Annual Arbitration Review 2018

Garware Wall Ropes Ltd. v. Coastal Marine Constructions & Engineering Ltd.

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Judgment: Garware Wall Ropes Ltd. v. Coastal Marine Constructions & Engineering Ltd.

 

Citation: 2019 SCC OnLine SC 515

 

Court: Supreme Court of India

 

Coram: R.F. Nariman, Vineet Saran

 

Date: April 10, 2019

 

Overview: Supreme Court held that an arbitration agreement in an unstamped instrument doesn’t exist in law, thus it cannot be acted upon by courts for appointment of an arbitrator under Section 11 of the A&C Act, 1996.

 

Issue: What is the effect on an arbitration clause when the agreement that it is contained in is not stamped?

 

Factual Background:

Dispute arose out of subcontract between Garware Wall Ropes Ltd. (“Appellant”) and Coastal Marine Constructions & Engineering Ltd. (“Respondent”). The Respondent invoked the arbitration clause and appointed an arbitrator. The appellant disputed such appointment. Thereafter the Respondent filed an application under Sec 11 of the Act, 1996 before the Bombay High Court, which appointed an arbitrator. Appealing from the order of the Bombay High Court, the Appellant approached the Supreme Court.

 

Analysis:

The Supreme Court referred to its earlier decision in SMS Tea Estates v. Chandmari Tea Co. P. Ltd[1]. wherein it had held that if an arbitration clause is contained in an unstamped agreement the Judge would be required to impound the agreement and ensure that the stamp duty and penalty, if any, are paid before proceeding with the appointment of the arbitrator.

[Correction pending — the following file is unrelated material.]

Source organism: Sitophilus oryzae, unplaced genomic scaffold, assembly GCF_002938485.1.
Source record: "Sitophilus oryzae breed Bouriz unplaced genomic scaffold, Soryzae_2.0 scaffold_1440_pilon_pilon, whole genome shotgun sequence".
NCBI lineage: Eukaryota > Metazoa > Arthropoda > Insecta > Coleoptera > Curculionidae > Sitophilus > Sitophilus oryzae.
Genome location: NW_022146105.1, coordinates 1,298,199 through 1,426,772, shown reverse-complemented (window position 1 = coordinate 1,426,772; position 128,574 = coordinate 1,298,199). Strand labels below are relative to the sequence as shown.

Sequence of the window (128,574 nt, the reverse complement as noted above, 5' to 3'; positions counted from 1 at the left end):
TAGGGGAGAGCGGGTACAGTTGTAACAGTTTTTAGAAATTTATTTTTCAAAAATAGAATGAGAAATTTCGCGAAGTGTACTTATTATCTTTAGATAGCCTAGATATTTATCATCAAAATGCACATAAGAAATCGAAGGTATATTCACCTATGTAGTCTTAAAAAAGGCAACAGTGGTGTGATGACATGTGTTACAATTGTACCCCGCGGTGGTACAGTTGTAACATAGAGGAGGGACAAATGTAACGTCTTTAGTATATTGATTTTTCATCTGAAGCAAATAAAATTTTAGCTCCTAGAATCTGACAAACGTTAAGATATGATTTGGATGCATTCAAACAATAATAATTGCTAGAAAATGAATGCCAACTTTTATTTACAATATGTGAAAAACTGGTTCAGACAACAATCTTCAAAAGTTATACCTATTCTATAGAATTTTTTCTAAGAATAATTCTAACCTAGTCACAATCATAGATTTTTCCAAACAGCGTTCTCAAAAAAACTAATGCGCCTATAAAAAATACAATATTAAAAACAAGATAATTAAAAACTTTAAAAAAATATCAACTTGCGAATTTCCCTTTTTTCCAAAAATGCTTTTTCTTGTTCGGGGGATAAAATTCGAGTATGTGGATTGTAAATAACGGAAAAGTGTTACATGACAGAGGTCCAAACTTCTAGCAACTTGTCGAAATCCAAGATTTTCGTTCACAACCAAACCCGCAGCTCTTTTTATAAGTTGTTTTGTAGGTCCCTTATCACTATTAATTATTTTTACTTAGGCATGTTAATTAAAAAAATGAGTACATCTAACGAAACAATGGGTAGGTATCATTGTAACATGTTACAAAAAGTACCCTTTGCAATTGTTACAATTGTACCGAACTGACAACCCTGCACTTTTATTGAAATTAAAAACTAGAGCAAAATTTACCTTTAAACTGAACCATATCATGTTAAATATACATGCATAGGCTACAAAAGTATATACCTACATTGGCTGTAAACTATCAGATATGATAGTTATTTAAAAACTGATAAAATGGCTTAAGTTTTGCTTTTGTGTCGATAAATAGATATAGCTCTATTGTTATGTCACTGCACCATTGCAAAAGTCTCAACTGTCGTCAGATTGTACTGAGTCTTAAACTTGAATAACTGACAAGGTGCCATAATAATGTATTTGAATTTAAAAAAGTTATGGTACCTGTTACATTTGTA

However after this judgment, in 2015 section 11(6A) was introduced in the Act, which states that while appointing an arbitrator courts should confine themselves to the examination of the existence of an arbitration agreement and no more. Relying on the introduction of Section 11(6A), it was argued that the judge appointing an arbitrator should not impound the agreement for being insufficiently stamped, rather the arbitrator appointed pursuant to Section 11 may do so if deemed necessary.

 

The Supreme Court observed that under the Maharashtra Stamp Act, 1958 (“Stamp Act”), an agreement becomes enforceable in law only when it is duly stamped. The Respondent attempted to draw a distinction between the “validity” and the “existence” of an arbitration agreement and argued that the provisions of the Stamp Act are fiscal measures, which will be covered under a determination of the “validity” of an arbitration clause and not its “existence” and therefore, the court should be permitted to appoint arbitrators even in cases where the agreement is unstamped.

 

However, the Supreme Court didn’t accept such submissions and observed that an arbitration clause cannot be bifurcated entirely from the agreement it is contained in and the Stamp Act applies to the entire agreement. Therefore an arbitration clause would not ‘exist’ when the underlying agreement is not enforceable under law. As a consequence, the Supreme Court held that under section 11 of the Act the court can impound an agreement if it is not stamped in accordance with the mandatory provisions of the Stamp Act.

 

Conclusion:

It was held that while proceeding with the section 11 application, the High Court must impound the instrument which has not borne stamp duty and hand it over to the authority under the Stamp Act, who will then decide the issues relating to payment of stamp duty. As soon as stamp duty and penalty, if any, are paid on the instrument, any of the parties can bring the instrument to the notice of the High Court, which will then proceed to hear and dispose of the section 11 application expeditiously

[1](2011) 14 SCC 66

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